In Pine Ridge, I have seen entire communities living in poverty, in the middle of the richest nation in the world.  I have gotten to know the Lakota people, and they defy the stereotypes portrayed by both the left and the right.  For generations, they’ve been used, lied to, abused, stolen from, and abandoned by the government.  The politicians on the left make all sorts of promises they never keep.  The politicians on the right vilify them then ignore them.  The Lakota people live in poverty, not by choice, but because the government has imposed it on them.  The addictions and suicides on the reservation are because they have no hope.  They desperately need Jesus, but most don’t want anything to do with Him, because churches were used by the government to murder them, steal their children, and destroy their culture.  I realized that, on Pine Ridge, the government is the problem, not the solution.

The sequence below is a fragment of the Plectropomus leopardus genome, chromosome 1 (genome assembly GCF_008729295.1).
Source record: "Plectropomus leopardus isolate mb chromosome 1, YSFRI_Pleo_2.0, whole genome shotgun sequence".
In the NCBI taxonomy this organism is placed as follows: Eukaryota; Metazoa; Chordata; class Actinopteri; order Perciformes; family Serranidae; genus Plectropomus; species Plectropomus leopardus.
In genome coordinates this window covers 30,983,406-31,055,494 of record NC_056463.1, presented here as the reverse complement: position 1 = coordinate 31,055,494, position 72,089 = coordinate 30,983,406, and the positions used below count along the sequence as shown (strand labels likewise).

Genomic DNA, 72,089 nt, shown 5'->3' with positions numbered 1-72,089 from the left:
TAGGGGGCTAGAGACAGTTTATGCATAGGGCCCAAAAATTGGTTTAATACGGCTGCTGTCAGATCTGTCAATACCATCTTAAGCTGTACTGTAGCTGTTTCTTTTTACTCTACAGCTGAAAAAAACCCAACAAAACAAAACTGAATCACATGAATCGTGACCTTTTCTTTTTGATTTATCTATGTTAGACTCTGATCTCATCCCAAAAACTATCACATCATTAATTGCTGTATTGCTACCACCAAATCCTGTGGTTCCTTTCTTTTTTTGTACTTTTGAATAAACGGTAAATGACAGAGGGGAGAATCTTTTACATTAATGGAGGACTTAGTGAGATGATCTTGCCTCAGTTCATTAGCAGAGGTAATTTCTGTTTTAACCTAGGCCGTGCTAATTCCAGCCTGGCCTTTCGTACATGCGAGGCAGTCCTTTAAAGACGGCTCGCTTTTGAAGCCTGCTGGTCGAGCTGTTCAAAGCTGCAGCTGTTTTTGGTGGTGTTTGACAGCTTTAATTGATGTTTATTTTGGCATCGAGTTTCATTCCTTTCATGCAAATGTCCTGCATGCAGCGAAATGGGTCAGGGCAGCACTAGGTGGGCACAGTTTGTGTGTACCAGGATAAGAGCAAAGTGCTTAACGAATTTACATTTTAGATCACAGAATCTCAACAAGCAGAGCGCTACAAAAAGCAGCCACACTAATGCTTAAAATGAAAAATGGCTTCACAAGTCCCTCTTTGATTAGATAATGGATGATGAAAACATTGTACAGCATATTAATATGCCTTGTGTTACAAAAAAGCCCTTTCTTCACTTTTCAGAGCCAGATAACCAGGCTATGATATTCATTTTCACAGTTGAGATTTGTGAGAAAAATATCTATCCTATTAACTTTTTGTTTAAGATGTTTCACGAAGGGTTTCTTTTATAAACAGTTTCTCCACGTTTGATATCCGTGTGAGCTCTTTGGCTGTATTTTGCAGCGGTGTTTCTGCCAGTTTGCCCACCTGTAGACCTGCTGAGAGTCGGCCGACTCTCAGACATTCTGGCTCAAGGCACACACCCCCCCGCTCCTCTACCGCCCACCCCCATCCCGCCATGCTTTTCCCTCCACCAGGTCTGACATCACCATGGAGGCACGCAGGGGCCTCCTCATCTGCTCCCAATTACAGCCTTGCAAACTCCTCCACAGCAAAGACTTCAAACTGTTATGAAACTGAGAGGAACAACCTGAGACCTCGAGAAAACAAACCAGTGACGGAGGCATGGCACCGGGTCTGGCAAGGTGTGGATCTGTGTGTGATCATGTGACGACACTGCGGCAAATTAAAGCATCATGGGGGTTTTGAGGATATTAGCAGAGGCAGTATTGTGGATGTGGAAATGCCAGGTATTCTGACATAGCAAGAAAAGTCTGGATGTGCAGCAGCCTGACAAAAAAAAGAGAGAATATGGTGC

The support of evangelical Christians for Donald Trump has mystified me.  Trump makes blasphemous statements.  He is a pervert.  He’s a blatant liar and adulterer.  He is greedy.  He is a racist and a misogynist.  He is divisive.  His character is everything the Bible calls sin, yet most evangelicals continue to think he is a great man.   This completely baffled me, until I came to a realization:  American Evangelicalism has fallen into idolatry. It has become a political movement rather than an evangelistic movement.  Although they give Jesus Christ lip service, most prominent evangelical leaders have put their faith and trust in American conservative politics rather than in Jesus Christ.  They are more concerned with protecting the culture and their material wealth than in advancing the Gospel.

 

Confession:  I realized that politics had become an idol for me as well, and that many of my political views were unbiblical.